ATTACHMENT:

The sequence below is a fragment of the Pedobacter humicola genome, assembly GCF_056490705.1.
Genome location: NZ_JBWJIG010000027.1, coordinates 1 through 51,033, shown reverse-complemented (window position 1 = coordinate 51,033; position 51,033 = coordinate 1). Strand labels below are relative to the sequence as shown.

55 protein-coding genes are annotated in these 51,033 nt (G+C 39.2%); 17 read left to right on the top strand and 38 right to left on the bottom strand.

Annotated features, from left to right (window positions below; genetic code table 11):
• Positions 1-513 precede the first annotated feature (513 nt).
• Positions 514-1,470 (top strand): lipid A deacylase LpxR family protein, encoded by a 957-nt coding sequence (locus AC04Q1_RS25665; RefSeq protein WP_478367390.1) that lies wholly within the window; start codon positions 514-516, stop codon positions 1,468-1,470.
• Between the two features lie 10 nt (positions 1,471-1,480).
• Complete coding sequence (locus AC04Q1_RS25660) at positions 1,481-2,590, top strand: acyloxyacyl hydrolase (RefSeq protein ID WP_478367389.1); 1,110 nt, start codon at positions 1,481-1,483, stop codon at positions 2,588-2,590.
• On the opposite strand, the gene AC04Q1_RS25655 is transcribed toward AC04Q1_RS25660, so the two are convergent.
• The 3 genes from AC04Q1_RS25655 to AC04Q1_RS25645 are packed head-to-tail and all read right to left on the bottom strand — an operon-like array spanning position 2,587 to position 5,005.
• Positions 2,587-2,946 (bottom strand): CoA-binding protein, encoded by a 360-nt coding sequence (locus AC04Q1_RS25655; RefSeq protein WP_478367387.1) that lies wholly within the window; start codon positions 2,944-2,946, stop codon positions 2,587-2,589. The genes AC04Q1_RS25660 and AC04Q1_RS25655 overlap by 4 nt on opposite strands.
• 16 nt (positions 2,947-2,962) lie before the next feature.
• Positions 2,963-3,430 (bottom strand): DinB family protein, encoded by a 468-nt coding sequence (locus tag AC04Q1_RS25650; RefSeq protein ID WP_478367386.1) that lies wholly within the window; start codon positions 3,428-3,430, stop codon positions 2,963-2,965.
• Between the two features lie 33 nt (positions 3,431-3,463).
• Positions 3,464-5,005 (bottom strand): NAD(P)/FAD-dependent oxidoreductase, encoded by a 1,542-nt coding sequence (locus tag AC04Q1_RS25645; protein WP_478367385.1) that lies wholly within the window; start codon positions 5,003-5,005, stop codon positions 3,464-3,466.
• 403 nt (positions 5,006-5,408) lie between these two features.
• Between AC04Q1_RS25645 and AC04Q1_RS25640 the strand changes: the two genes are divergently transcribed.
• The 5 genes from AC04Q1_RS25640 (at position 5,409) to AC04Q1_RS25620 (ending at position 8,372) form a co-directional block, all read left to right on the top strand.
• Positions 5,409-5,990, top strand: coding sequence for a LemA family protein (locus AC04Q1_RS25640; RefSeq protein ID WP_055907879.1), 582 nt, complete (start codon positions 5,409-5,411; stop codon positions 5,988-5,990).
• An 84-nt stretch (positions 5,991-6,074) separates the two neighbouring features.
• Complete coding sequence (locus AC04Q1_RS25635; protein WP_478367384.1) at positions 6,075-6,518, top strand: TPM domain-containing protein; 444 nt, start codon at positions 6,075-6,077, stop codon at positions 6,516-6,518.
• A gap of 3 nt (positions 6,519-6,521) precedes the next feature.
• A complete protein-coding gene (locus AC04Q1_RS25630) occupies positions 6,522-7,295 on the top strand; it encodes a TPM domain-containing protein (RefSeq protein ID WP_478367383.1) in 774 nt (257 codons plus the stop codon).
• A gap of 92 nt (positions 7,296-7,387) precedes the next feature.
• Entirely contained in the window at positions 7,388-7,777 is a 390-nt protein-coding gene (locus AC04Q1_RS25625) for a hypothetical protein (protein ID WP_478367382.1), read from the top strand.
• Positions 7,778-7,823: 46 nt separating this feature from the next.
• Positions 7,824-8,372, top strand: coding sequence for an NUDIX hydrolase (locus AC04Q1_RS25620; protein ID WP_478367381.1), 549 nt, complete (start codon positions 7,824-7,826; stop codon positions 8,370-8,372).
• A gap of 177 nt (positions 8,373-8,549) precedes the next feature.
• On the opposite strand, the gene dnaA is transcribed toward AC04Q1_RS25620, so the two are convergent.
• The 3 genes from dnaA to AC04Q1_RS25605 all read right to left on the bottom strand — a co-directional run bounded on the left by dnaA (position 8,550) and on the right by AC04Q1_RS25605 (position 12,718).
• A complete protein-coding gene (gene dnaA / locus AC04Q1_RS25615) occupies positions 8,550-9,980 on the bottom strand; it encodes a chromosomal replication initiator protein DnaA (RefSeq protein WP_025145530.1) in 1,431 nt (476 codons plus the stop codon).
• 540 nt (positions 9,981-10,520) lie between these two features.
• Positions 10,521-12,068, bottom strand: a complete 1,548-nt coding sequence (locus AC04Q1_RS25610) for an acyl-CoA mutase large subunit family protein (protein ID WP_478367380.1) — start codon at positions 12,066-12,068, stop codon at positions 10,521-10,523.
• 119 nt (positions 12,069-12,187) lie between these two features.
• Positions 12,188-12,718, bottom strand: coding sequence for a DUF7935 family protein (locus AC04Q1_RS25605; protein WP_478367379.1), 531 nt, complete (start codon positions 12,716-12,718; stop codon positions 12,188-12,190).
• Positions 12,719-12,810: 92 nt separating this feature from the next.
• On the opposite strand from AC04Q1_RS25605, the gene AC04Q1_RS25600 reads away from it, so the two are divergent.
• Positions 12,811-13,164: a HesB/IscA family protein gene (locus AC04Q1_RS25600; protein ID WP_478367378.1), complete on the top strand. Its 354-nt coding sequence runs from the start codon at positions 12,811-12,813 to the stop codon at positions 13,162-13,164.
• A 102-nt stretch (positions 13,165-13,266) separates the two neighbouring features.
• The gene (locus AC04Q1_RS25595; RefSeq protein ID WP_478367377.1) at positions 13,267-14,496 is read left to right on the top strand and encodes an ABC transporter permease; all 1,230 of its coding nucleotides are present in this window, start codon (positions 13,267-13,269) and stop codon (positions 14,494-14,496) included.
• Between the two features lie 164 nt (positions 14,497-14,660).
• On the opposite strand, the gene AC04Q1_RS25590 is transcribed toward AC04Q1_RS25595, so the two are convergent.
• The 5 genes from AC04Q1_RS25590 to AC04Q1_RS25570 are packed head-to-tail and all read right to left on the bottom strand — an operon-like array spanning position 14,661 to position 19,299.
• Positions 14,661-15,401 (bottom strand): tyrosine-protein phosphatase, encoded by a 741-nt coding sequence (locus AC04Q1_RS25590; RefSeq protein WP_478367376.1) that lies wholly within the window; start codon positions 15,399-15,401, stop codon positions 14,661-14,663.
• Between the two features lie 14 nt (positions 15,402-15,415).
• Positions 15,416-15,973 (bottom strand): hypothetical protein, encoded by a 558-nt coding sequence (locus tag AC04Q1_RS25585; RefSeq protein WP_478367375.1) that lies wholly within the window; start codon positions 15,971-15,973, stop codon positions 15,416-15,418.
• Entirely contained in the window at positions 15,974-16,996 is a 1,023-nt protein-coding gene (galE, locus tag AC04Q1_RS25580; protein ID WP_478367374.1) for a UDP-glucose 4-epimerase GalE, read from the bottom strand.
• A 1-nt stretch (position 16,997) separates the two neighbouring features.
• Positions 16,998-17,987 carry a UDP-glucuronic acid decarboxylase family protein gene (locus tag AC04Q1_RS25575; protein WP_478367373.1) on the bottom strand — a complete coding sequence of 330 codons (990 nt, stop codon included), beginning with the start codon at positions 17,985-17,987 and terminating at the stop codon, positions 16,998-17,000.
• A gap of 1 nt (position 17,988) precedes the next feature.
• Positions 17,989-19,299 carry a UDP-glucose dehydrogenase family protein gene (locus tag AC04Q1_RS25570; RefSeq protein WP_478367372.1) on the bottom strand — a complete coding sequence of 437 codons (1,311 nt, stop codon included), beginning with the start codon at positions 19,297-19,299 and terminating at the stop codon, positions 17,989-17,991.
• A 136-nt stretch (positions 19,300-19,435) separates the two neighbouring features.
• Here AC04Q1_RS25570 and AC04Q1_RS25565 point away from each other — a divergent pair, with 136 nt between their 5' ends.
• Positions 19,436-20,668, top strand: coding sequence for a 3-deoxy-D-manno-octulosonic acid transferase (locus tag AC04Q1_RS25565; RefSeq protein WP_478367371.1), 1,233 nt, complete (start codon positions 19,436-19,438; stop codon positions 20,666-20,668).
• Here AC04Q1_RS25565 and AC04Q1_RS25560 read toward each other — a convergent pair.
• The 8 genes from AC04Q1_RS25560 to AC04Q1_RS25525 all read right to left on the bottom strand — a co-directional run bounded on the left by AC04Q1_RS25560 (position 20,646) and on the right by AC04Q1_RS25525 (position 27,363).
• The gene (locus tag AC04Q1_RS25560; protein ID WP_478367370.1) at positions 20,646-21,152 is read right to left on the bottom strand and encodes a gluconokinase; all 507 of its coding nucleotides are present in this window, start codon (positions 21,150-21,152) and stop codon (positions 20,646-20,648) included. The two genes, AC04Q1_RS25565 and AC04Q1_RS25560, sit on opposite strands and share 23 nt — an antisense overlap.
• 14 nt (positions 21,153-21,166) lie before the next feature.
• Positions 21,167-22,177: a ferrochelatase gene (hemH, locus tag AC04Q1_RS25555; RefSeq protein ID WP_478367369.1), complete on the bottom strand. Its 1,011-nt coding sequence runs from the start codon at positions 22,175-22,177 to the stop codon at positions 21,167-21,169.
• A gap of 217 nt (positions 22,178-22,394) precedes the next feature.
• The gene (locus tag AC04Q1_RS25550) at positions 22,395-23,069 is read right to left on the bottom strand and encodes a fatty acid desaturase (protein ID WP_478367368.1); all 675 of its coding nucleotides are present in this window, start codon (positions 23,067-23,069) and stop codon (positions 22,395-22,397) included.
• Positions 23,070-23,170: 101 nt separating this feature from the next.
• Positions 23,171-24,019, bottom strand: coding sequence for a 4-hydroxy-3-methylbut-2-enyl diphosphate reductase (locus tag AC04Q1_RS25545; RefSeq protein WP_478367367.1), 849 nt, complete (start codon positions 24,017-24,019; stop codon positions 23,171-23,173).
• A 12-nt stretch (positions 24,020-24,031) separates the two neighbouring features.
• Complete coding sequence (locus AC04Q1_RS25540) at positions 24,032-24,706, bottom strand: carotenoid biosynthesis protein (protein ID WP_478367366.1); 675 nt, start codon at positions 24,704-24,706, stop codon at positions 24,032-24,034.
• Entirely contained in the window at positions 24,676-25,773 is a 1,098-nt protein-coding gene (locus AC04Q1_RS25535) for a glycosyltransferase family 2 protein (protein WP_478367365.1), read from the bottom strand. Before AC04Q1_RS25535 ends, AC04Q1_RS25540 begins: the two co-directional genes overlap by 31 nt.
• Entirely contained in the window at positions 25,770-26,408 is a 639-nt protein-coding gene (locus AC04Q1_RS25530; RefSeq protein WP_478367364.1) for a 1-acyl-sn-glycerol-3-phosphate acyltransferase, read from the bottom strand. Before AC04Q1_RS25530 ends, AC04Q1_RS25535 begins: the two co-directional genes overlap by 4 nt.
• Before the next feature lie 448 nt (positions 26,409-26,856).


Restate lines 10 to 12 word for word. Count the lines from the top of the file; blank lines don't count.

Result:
• The 3 genes from AC04Q1_RS25655 to AC04Q1_RS25645 are packed head-to-tail and all read right to left on the bottom strand — an operon-like array spanning position 2,587 to position 5,005.
• Positions 2,587-2,946 (bottom strand): CoA-binding protein, encoded by a 360-nt coding sequence (locus AC04Q1_RS25655; RefSeq protein WP_478367387.1) that lies wholly within the window; start codon positions 2,944-2,946, stop codon positions 2,587-2,589. The genes AC04Q1_RS25660 and AC04Q1_RS25655 overlap by 4 nt on opposite strands.
• 16 nt (positions 2,947-2,962) lie before the next feature.